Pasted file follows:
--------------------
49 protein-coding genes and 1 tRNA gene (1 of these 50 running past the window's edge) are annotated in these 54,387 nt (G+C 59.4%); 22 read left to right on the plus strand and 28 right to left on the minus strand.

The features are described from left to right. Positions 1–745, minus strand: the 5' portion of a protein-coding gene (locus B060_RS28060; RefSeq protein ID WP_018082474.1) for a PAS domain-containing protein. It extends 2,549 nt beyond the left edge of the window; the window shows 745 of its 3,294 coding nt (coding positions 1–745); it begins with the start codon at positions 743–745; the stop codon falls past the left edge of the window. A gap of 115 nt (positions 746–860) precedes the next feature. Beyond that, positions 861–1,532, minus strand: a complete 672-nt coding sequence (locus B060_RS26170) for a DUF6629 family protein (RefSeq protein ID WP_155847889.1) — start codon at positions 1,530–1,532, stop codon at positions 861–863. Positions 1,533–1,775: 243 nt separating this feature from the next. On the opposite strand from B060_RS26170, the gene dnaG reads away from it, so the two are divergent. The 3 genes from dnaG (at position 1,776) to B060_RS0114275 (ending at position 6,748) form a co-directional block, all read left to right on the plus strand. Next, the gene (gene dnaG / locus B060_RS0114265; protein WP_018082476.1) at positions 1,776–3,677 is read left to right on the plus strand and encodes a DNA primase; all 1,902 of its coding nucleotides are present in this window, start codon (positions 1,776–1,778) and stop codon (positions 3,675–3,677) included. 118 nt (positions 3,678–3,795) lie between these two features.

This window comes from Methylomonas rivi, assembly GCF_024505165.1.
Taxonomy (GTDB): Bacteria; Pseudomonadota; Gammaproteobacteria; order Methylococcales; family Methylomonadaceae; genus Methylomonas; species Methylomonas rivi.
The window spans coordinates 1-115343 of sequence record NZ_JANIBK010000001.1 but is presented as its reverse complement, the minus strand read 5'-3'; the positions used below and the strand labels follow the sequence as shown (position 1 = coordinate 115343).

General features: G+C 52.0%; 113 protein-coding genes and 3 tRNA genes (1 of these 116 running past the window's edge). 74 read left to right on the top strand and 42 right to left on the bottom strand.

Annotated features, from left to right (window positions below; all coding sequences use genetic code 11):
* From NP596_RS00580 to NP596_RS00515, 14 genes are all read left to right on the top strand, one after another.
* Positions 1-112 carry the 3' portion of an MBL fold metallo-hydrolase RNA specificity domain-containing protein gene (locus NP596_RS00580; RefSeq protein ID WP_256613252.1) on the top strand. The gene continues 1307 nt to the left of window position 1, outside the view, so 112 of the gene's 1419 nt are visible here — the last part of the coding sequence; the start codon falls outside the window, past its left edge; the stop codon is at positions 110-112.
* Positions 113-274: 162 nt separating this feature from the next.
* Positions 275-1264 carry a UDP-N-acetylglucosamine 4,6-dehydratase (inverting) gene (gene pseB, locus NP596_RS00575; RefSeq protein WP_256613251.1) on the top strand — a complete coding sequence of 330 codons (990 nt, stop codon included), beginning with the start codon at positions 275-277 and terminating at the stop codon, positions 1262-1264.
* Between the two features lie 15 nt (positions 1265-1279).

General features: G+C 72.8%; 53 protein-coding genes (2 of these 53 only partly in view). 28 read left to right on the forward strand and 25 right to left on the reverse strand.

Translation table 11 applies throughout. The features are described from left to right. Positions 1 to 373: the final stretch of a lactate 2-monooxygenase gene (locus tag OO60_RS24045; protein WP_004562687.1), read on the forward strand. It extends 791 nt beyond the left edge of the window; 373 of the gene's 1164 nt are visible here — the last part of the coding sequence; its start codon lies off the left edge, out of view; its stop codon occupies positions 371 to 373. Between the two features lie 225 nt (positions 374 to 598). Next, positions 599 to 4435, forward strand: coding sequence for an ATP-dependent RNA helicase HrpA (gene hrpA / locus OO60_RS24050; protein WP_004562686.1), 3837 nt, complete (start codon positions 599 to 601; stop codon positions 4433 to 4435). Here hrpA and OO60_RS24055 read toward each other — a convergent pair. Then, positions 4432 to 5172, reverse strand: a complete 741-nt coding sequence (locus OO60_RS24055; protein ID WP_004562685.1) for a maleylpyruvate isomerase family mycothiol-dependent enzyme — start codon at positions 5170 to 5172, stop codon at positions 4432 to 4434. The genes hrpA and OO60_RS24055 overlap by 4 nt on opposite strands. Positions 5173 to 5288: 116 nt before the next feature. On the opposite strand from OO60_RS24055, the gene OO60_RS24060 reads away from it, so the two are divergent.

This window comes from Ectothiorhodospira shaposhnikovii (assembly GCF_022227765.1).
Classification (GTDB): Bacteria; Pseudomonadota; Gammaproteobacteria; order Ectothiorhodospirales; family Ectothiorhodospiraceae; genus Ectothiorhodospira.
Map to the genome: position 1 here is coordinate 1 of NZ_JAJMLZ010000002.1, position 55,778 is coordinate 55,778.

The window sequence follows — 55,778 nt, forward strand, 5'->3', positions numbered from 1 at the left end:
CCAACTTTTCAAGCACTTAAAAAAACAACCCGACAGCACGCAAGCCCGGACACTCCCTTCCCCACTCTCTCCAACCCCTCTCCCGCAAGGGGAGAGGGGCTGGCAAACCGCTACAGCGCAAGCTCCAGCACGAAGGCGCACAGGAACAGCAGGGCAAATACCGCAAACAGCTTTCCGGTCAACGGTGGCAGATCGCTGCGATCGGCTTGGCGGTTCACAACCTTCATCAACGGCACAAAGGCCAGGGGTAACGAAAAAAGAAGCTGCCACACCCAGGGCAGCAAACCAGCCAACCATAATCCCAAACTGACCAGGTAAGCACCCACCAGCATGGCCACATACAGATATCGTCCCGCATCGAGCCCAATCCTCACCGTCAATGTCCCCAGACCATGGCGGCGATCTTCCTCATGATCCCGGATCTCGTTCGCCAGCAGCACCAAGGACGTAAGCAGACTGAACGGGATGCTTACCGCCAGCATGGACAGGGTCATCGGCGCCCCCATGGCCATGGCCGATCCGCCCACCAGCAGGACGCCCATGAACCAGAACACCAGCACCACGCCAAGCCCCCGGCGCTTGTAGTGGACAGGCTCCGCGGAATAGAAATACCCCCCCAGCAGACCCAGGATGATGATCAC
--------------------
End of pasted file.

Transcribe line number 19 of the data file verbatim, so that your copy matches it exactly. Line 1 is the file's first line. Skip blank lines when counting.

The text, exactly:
CCAACTTTTCAAGCACTTAAAAAAACAACCCGACAGCACGCAAGCCCGGACACTCCCTTCCCCACTCTCTCCAACCCCTCTCCCGCAAGGGGAGAGGGGCTGGCAAACCGCTACAGCGCAAGCTCCAGCACGAAGGCGCACAGGAACAGCAGGGCAAATACCGCAAACAGCTTTCCGGTCAACGGTGGCAGATCGCTGCGATCGGCTTGGCGGTTCACAACCTTCATCAACGGCACAAAGGCCAGGGGTAACGAAAAAAGAAGCTGCCACACCCAGGGCAGCAAACCAGCCAACCATAATCCCAAACTGACCAGGTAAGCACCCACCAGCATGGCCACATACAGATATCGTCCCGCATCGAGCCCAATCCTCACCGTCAATGTCCCCAGACCATGGCGGCGATCTTCCTCATGATCCCGGATCTCGTTCGCCAGCAGCACCAAGGACGTAAGCAGACTGAACGGGATGCTTACCGCCAGCATGGACAGGGTCATCGGCGCCCCCATGGCCATGGCCGATCCGCCCACCAGCAGGACGCCCATGAACCAGAACACCAGCACCACGCCAAGCCCCCGGCGCTTGTAGTGGACAGGCTCCGCGGAATAGAAATACCCCCCCAGCAGACCCAGGATGATGATCAC